The appearance of oxygen in the Earth's atmosphere probably did not occur as a single event, but as a long series of starts and stops, according to geoscientists who investigated rock cores from the FAR DEEP project.
The Fennoscandia Arctic Russia - Drilling Early Earth Project--FAR DEEP--took place during the summer of 2007 near Murmansk in Northwest Russia.
The project, part of the International Continental Scientific Drilling Program, drilled a series of shallow, two-inch diameter cores and, by overlapping them, created a record of stone deposited during the Proterozoic Eon--2,500 million to 542 million years ago.
"We've always thought that oxygen came into the atmosphere really quickly during an event," said Lee Kump, a geoscientist at Penn State University.
"We are no longer looking for an event. Now we're looking for when and why oxygen became a stable part of the Earth's atmosphere."
The researchers report in this week's issue of the journal Science Express that evaluation of these cores, in comparison with cores from Gabon previously analyzed by others, supports the conclusion that the Great Oxidation Event, the appearance of free oxygen in Earth's atmosphere, played out over hundreds of millions of years. Kump is the lead author of the Science Express paper.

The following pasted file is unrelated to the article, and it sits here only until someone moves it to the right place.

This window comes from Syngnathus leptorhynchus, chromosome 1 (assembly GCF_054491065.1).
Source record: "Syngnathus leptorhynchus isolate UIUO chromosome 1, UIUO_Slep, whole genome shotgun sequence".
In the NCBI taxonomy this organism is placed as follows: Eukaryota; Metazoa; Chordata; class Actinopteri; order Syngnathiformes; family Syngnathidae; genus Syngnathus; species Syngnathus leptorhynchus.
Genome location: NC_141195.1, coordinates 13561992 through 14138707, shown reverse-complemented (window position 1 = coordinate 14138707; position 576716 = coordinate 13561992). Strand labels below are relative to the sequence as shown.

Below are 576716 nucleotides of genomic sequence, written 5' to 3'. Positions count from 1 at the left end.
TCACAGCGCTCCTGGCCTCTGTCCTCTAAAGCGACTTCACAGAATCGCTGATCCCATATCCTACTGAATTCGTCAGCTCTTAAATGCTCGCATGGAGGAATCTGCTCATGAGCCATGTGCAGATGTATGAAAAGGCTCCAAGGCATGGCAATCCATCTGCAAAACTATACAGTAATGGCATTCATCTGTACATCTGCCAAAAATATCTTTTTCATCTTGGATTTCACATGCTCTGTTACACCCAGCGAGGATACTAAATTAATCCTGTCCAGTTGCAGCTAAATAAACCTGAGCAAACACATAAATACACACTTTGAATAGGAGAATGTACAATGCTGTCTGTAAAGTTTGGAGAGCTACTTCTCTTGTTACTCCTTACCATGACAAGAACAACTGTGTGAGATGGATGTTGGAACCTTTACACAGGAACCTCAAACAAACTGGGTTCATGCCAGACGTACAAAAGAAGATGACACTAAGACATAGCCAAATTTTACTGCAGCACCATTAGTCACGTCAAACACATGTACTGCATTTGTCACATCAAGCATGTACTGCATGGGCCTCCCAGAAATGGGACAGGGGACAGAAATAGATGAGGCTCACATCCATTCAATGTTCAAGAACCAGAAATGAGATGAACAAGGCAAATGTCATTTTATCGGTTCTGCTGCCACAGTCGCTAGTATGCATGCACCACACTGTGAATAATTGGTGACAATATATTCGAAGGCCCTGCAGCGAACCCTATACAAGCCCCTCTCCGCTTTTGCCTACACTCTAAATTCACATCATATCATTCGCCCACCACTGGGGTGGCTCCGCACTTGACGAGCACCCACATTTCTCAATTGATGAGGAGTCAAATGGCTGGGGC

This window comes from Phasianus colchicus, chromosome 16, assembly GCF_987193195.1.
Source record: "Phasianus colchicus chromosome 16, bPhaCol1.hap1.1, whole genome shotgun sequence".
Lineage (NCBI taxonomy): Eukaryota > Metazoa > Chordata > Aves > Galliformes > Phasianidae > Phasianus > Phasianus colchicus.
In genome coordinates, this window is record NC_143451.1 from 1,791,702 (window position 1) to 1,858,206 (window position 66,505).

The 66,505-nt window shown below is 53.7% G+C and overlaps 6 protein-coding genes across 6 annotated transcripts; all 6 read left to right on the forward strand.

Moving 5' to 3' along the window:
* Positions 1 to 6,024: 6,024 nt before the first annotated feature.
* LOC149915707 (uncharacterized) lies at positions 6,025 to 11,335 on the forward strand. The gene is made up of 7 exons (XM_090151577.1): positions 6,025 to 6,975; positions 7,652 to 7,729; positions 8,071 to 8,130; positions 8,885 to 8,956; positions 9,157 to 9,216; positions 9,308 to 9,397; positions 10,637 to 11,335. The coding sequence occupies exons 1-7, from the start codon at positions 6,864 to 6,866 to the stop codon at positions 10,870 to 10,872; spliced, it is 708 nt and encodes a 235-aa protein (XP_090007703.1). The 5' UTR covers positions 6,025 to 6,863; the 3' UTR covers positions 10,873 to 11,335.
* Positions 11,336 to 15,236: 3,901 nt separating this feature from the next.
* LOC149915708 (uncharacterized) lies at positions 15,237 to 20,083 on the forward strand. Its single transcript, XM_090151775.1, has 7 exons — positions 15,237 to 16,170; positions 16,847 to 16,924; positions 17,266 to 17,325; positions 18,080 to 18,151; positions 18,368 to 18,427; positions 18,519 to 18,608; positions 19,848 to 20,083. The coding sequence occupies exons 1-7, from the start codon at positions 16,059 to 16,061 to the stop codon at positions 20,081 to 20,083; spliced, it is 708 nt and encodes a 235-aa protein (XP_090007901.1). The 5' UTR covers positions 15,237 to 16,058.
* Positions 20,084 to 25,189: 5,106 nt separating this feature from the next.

Oxygen levels gradually crossed the low atmospheric oxygen threshold for pyrite--an iron sulfur mineral--oxidation by 2,500 million years ago, and the loss of what scientists call mass-independently fractionated (MIF) sulfur by 2,400 million years ago.
Then oxygen levels rose at an ever-increasing rate through the Paleoproterozoic, achieving about one percent of the present atmospheric level.
"The definition of when an oxygen atmosphere occurred depends on which threshold you are looking for," said Kump. "It could be when pyrite becomes oxidized, when sulfur MIF disappears, or when deep crustal oxi
|Contact: Cheryl Dybas|
National Science Foundation